By Miranda Wilson
Also known as “The Hardest Piece in the World.” Well, perhaps it isn’t Prokofiev’s Symphony-Concerto, but it’s still wretchedly hard to tune.
This brings me to a topic on which I have spent a tremendous amount of time: the thorny question of how to tune the tonic triad when playing in E flat major. It’s one of the harder keys to play in on stringed instruments, partly because we have no E flat string to guide our tuning or provide a sympathetic resonance. The first time my quartet played Beethoven’s E flat major quartet opus 74 (popularly known as the “Harp,” though Beethoven himself didn’t call it that), we played around with various ways of tuning an E flat major triad for weeks before settling on one with an E flat (and, correspondingly, a B flat) that was considerably sharper than an “objective” E flat. If we can speak of objectivity in this way, which I’m not sure we can. Put it this way: it was a lot sharper than you’d necessarily play if you were simply playing up and down an E flat scale in a linear fashion. We discovered that horizontal tuning and vertical tuning, so to speak, are very, very different concepts.
The E flat Prelude is one of those pieces where vertical tuning seems more applicable, because the colouristic interest is in the harmony rather than in what’s going on linearly. The melody, such as it is, is fragmented rather than continuous. Consider, for example, this passage, which leads up to the dramatic climax of the first half of the movement (my apologies for the size discrepancy between excerpts– there was a line break in Frau Bach’s manuscript and I didn’t photograph it at all consistently):
If you played it “straight,” you’d get dangerously into “boring exercise” territory. The melody, as I see it, lies in the bass notes that form the quaver/eighth note pick-up and the down-beat of each bar, and should be voiced something like this:
All this brings me back to the point of tuning the E flat major triad. I have never come across a really comprehensive guide for intonation in any book on cello playing I’ve read, and most tend to gravitate towards the system popularized by Pablo Casals as “expressive intonation.” In the words of David Blum, author of Casals and the Art of Interpretation, we can read his philosophy:
The principal challenge confronting the string player whose sensibilities have been dulled by the mechanical pitch produced by the piano is to establish proper placement of semitones. Here we must distinguish between diatonic and chromatic semitones, the former being invariably characterized by a sense of connectedness which Casals likened to ‘gravitational attraction’. Casals considered the tonic, subdominant and dominant of a given tonality (the first, fourth and fifth degrees of a scale) to be points of repose to which the other notes are drawn. Thus, the principle of gravitational attraction is at work within each of the two tetrachords of which a scale is composed. The diatonic semitone within each tetrachord has a natural tendency to be drawn upwards: the third degree towards the fourth and, most particularly, the seventh degree–the leading note–towards the octave. (1)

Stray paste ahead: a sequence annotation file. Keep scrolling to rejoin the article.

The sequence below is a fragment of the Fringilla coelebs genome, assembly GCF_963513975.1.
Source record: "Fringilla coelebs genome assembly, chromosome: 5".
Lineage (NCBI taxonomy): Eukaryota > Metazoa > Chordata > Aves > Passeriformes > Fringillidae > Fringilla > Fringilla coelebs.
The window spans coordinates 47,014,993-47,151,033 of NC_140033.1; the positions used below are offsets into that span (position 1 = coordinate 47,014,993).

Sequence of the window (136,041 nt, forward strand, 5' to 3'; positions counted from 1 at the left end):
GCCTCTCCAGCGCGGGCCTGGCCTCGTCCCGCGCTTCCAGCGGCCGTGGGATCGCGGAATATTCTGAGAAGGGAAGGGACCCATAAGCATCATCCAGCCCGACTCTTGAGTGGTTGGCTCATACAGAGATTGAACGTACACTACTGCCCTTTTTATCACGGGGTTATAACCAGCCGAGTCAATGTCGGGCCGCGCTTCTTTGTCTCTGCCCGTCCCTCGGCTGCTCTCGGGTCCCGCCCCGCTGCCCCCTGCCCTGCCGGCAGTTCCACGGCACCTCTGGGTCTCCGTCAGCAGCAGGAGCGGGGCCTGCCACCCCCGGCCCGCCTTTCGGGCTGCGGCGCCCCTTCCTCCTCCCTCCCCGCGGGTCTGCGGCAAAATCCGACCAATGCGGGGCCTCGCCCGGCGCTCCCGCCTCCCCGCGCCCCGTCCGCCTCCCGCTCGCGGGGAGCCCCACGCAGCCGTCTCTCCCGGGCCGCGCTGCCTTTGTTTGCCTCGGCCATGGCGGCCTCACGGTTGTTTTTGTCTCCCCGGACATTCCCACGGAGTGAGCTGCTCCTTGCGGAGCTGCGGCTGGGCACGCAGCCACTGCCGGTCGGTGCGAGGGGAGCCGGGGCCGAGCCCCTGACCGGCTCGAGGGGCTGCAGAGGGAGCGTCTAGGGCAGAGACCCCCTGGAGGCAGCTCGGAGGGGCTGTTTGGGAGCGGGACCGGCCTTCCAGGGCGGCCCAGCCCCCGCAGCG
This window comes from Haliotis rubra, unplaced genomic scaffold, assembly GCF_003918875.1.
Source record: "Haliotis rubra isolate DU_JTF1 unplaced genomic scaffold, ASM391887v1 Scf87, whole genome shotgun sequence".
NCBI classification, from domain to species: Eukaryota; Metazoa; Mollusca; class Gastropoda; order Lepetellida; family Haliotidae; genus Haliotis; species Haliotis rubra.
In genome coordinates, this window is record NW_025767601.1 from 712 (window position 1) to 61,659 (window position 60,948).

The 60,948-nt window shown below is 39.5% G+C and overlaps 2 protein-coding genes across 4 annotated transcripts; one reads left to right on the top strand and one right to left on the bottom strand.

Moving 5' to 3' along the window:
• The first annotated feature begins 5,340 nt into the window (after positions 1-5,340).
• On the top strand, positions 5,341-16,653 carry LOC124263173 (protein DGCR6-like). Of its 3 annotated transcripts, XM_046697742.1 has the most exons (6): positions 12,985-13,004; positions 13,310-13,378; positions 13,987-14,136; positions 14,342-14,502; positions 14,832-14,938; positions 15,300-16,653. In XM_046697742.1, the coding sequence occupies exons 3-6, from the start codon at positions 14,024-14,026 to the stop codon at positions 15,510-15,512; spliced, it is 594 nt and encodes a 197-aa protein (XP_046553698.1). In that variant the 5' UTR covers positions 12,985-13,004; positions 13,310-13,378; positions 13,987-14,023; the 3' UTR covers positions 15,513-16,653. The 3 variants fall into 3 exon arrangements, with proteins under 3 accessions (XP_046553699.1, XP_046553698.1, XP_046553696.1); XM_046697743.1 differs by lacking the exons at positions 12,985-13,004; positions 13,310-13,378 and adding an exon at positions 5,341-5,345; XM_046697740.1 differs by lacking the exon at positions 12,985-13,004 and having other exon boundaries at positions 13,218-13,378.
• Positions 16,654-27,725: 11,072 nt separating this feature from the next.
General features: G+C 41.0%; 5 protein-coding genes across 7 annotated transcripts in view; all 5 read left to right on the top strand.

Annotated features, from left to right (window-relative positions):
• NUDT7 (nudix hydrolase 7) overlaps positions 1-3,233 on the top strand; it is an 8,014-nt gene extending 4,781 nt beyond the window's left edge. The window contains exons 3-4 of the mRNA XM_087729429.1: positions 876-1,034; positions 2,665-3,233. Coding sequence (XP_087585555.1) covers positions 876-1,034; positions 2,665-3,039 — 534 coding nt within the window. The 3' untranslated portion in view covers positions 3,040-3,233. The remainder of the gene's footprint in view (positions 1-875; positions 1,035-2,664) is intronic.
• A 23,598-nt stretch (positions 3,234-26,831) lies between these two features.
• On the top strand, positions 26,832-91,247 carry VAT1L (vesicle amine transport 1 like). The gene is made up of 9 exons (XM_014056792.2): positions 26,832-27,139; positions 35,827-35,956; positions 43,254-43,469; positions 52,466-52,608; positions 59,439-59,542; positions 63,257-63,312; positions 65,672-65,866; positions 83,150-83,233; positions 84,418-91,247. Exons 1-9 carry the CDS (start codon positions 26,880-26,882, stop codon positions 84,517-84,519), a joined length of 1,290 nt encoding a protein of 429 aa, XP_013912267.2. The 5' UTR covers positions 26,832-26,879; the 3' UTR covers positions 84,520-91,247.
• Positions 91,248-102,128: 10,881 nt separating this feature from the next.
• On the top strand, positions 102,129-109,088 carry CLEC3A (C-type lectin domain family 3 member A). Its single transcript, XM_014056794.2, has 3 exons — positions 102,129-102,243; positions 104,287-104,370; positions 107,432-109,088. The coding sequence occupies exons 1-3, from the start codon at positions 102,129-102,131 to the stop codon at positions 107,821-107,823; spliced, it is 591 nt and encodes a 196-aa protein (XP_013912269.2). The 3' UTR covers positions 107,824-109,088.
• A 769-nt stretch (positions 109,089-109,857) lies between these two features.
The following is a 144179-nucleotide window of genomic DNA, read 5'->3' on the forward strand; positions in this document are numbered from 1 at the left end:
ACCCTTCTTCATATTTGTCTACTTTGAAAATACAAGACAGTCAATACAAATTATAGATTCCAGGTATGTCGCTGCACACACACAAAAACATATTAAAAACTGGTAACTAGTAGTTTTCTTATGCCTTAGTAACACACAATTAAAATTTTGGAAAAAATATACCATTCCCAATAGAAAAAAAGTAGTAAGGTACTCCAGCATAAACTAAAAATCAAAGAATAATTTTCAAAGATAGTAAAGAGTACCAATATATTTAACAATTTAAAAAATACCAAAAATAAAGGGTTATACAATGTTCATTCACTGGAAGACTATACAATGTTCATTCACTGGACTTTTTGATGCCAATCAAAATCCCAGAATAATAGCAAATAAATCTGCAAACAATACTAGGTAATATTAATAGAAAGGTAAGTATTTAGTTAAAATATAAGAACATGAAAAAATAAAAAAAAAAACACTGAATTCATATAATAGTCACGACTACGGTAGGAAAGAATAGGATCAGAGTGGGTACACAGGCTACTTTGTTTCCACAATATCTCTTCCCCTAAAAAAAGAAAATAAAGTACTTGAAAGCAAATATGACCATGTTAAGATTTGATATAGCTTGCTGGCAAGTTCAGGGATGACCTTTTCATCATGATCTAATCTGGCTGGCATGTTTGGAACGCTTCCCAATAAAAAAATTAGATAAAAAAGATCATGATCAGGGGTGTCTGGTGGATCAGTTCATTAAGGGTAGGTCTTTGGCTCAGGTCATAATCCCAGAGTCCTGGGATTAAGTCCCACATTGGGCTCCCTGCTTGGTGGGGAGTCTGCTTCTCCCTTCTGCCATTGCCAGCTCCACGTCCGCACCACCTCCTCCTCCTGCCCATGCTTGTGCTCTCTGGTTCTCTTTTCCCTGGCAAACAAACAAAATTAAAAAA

I’m completely in agreement with the first sentence. We simply can’t play a solo cello piece “in tune” with the piano. What’s in tune for the piano doesn’t always work for the cello. Where I disagree with Casals is the placement of the third degree of the scale, at least, not when you’re playing chords (or a “vertically-dominated” piece like the E flat major Prelude). Simply put, if you’re going to have a high third in an E flat major triad on the cello, you’ll have to pitch your E flat low, because you’ll want your third (the G) to be able to take advantage of the possibilities of sympathetic resonance with the open G. Now, I’ve tried playing the Prelude with a low E flat, and it simply doesn’t work for me. I prefer to use the quartet system of intonation (a more chordally- than melodically-based one) because it just seems to work better.
That said, I wasn’t too pleased with my efforts at intonation today. I chose Take 3, mostly because it was the most in tune of a not-very-in-tune bunch. For my first take, I thought it would be interesting to experiment with a rather fast tempo and a brushy bowstroke. I did this as a reaction to some of the recordings I’ve heard of this piece that take it at a ponderous tempo and a triumphal sort of mood. I really don’t like to hear the E flat Prelude played that way. For starters, the whole thing takes 8-10 minutes at a slow tempo, which is a bit more than my gnat-like concentration span can take. Moreover, when it’s played slowly, it sounds as if the player is trying to create a melody out of every note in the chordal texture, large consecutive leaps and all, where I think melody doesn’t exist. I thought the melody could be better accented if the tempo was faster and didn’t make such a pedantic big deal out of every note.
Well, it was a nice idea. In reality, I had such trouble with the intonation that I had to slow it down for Takes 2 and 3, partly to enable myself to listen better. I have concluded that this movement is one of the most difficult in the entire Six Suites. The D major Sarabande would give it a run for its money, but it would still be close.
Today’s practice list: E flat major Prelude, Allemande, Courante; C minor Gigue. (Now that I’ve reached the mid-point in this project and have finished the “backwards practice” part of it, I’m going back and practising the C minor and D major suites again to prepare myself for recording them.)
(1) Blum, David. Casals and the Art of Interpretation. London: Heinemann Educational Books, 1977.
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